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Safety Recommendation Details

Safety Recommendation P-96-002
Details
Synopsis: ABOUT 6:45 P.M. ON 6/9/94, A 2-INCH-DIAMETER STEEL GAS SERVICE LINE THAT HAD BEEN EXPOSED DURING EXCAVATION SEPARATED AT A COMPRESSION COUPLING ABOUT 5 FEET FROM THE NORTH WALL OF JOHN T. GROSS TOWERS, AN EIGHT-STORY RETIREMENT HOME OPERATED BY THE ALLENTOWN HOUSING AUTHORITY AT ALLENTOWN, PENNSYLVANIA. THE FAILED UGI UTILITIES, INC,. (UGI) SERVICE LINE RELEASED NATAURAL GAS AT 55 PSIG PRESSURE, & THE ESCAPING GAS FLOWED UNDERGROUND TO GROSS TOWERS. THE GAS PASSED THROUGH OPENINGS IN THE BUILDING FOUNDATION, ENTERED THE MECHANICAL ROOM THROUGH FLOOR VENTS, & MIGRATED TO OTHER BUILDING FLOORS.
Recommendation: THE NTSB RECOMMENDS THAT THE RSPA : REQUIRE GAS-DISTRIBUTION OPERATOR TO NOTIFY ALL CUSTOMERS OF THE AVAILABILITY OF EXCESS FLOW VALVES; ANY CUSTOMER TO BE SERVED BY A NEW OR RENEWED SERVICE LINE WITH OPERATING PARAMETERS THAT ARE COMPATIBLE WITH ANY COMMERCIALLY AVAILABLE EXCESS FLOW VALVE SHOULD BE NOTIFIED; AN OPERATOR SHOULD NOT REFUSE TO NOTIFY A CUSTOMER BECAUSE OF THE CUSTOMER'S CLASSIFICATION OR THE DIAMETER OR OPERATING PRESSURE OF THE SERVICE LINE
Original recommendation transmittal letter: PDF
Overall Status: Closed - Unacceptable Action
Mode: Pipeline
Location: Allentown, PA, United States
Is Reiterated: No
Is Hazmat: No
Is NPRM: No
Accident #: DCA94MP003
Accident Reports:
UGI Utilities, Inc., Natural Gas Distribution Pipeline Explosion and Fire
Report #: PAR-96-01
Accident Date: 6/9/1994
Issue Date: 3/6/1996
Date Closed: 10/6/1998
Addressee(s) and Addressee Status: RSPA (Closed - Unacceptable Action)
Keyword(s): Excess Flow Valves

Safety Recommendation History
From: NTSB
To: RSPA
Date: 10/6/1998
Response: THE BOARD IS DISAPPOINTED THAT RSPA'S FINAL RULE, PUBLISHED 2/3/98, IS VIRTUALLY IDENTICAL TO THE PROPOSED RULE THAT THE BOARD VOICED CONCERN ABOUT ON 1/2/97. THE BOARD CLASSIFIED P-92-2 "OPEN--UNACCEPTABLE RESPONSE" BECAUSE THE RSPA PROPOSED RULE & NOTIFICATION PROPOSAL RESTRICTED EFV USE TO SYSTEMS IN WHICH THE GAS PRESSURE IS ALWAYS AT OR ABOVE 10 PSIG, EVEN THOUGH SOME EFVS OPERATE SATISFACTORILY AT LOWER PRESSURES, & BECAUSE IT ALSO LIMITED NOTIFICATIONS BY GAS OPERATORS TO RESIDENTIAL CUSTOMERS, EVEN THOUGH HUNDREDS OF THOUSANDS OF COMMERCIAL SERVICE LINES HAVE OPERATING CHARACTERISTICS COMPATIBLE WITH THE SAME EFVS THAT WILL BE INSTALLED IN RESIDENTIAL SERVICE LINES. BECAUSE THIS IS A FINAL RULE & RSPA HAS NOT TAKEN ACTION AS REQUESTED, P-96-2 HAS BEEN CLASSIFIED "CLOSED--UNACCEPTABLE ACTION."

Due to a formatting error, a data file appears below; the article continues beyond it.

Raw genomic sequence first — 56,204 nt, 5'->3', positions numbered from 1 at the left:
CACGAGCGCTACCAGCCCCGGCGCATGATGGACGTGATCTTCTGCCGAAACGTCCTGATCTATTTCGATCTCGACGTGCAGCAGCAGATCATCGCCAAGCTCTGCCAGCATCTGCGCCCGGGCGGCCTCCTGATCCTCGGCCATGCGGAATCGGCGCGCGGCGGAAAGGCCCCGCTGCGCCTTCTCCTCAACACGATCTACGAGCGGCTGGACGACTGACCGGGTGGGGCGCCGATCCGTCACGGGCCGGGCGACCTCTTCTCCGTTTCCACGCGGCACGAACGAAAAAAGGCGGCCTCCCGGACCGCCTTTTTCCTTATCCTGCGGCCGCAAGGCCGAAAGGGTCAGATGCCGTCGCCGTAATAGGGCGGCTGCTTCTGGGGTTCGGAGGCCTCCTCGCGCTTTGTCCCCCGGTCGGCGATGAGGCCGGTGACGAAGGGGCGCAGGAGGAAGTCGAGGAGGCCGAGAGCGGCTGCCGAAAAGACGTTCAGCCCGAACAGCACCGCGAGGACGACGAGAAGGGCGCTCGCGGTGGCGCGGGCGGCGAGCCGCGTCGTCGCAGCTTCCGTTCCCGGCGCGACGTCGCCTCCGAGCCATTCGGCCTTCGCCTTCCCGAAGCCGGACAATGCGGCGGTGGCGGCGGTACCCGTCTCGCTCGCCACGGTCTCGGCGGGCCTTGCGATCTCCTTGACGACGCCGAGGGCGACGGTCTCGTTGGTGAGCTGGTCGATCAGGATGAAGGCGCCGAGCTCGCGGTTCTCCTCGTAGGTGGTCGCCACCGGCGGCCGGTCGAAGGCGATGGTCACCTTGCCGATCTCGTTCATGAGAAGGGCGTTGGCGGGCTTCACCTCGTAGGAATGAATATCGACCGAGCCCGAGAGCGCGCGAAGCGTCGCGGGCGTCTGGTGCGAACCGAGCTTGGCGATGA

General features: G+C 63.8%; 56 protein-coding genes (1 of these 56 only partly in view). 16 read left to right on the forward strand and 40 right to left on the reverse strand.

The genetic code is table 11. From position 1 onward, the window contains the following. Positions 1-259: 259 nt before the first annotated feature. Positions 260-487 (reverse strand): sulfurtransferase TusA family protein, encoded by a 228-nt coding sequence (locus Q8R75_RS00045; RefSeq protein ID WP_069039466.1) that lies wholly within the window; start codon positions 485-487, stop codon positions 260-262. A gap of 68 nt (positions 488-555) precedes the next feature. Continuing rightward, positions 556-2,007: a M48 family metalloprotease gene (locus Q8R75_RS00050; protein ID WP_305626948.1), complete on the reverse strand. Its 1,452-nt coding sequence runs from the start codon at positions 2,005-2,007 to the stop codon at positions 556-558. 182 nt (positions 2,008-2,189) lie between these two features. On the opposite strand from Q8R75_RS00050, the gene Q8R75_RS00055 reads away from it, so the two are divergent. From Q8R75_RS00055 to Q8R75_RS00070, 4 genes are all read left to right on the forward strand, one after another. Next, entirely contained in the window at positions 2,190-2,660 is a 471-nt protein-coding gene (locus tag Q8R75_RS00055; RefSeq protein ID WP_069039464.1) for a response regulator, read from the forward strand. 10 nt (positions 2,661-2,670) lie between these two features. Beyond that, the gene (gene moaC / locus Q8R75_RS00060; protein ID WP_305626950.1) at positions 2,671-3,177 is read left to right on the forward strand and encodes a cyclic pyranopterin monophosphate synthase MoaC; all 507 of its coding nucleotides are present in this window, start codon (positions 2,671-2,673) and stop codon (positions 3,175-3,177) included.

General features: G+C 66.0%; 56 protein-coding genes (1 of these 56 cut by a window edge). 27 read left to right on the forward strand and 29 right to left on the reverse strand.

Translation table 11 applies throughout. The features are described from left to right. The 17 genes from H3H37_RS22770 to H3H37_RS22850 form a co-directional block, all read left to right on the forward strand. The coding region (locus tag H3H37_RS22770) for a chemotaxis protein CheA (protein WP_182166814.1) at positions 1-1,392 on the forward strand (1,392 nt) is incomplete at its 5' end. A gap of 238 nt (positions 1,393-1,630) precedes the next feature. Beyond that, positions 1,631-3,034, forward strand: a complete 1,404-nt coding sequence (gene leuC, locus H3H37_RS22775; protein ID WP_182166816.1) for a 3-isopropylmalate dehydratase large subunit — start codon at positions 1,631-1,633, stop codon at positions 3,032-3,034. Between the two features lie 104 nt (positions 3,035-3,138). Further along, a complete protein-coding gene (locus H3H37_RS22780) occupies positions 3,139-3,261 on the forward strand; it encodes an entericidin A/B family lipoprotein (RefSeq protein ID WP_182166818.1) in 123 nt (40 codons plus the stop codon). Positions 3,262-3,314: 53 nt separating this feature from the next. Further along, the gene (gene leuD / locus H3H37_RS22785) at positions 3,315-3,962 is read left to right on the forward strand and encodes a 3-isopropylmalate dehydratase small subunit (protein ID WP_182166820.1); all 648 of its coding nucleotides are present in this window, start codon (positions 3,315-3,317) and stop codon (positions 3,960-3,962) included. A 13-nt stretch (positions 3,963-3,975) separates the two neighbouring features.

From: RSPA
To: NTSB
Date: 7/10/1998
Response: (Letter Mail Controlled 7/14/98 3:09:39 PM MC# 980876) RSPA BELIEVES THAT THE RECENT FINAL RULE SATISFIES THIS RECOMMENDATION & IT SHOULD BE CLOSED--ACCEPTABLE ACTION. FINAL RULE IS "EXCESS FLOW VALVES," PUBLISHED ON 2/3/98, 63 FR 5464, WHICH REQUIRES OPERATORS OF NATURAL GAS DISTRIBUTION SYSTEMS TO PROVIDE WRITTEN NOTICE TO CUSTOMERS OF NEW & REPLACE SINGLE-RESIDENCE SERVICE LINES OF THE AVAILABILITY OF EFVS THAT MEET DOT-PRESCRIBED PERFORMANCE STANDARDS,THE SAFETY BENEFITS OF THE VALVES, & COSTS OF INSTALLATION. IF A CUSTOMER REQUESTS INSTALLATION, THE OPERATOR IS REQUIRED TO INSTALL THE EFV WITH THE CUSTOMER PAYING ALL OF THE COSTS OF INSTALLATION. THE FINAL RULE COVERS SINGLE-RESIDENCES OPERATING AT NOT LESS THAN 10PSIG (NOT THE 5PSIG NTSB SUGGESTED IN ITS COMMENTS ON THE NPRM). NTSB ALSO REQUESTED THAT RSPA REQUIRE TO NOTIFY CUSTOMERS WITH SERVICE LINES THAT HAVE OPERATING PARAMETER COMPATIBLE WITH ANY COMMERCIALLY AVAILBLE EFV. RSPA FEELS THIS IS IMPRACTICAL DUE TO LACK OF RECORDS LACK OF DATA, ECONOMICS, & THE UNLIKELYHOOD A CUSTOMER WOULD BE WILLING TO PAY FOR THE EFV. RSPA DOES "ENCOURAGE" OPERATORS TO CONSIDER NOTIFYING ALL SINGLE-RESIDENT CUSTOMERS. NTSB COMMENTED THAT THE CUSTOMER SHOULD NOT BE REQUIRED TO COVER TH TOTAL COST TO FIT A EFV, & RSPA DISAGREES THAT THE CUSTOMER SHOULD PAY FOR THE FIT/RETROFIT. NTSB ALSO COMMENTED ON THE FINAL RULE THAT THE HOME OWNER NOT THE CONTRACTOR/BUILDER SHOULD MAKE THE DECISION ON THE INSTALLATION OF THE EFV, RSPA AMENDED THE FINAL RULE TO READ THAT THE "SERVICE LINE CUSTOMER" SHOULD BE NOTIFIED OF THE EFV. NTSB COMMENTED ON THE FINAL RULE THAT MORE THAN 1-YEAR WAS NEEDED FOR COMPLIANCE WITH THE NEW REGULATION, RSPA FEELS 1-YEAR IS MORE THAN ADEQUATE. IN CONCLUSION, RSPA FEELS THE FINAL RULE ADEQUATELY ADDRESS THE SINGLE-RESIDENT SERVICE LINE EFVS & WANTS P-96-TO BE CAA.

From: NTSB
To: RSPA
Date: 10/31/1997
Response: NTSB REQUESTED A FOLLOWUP ON THIS DATE 10/31/97.

From: NTSB
To: RSPA
Date: 1/2/1997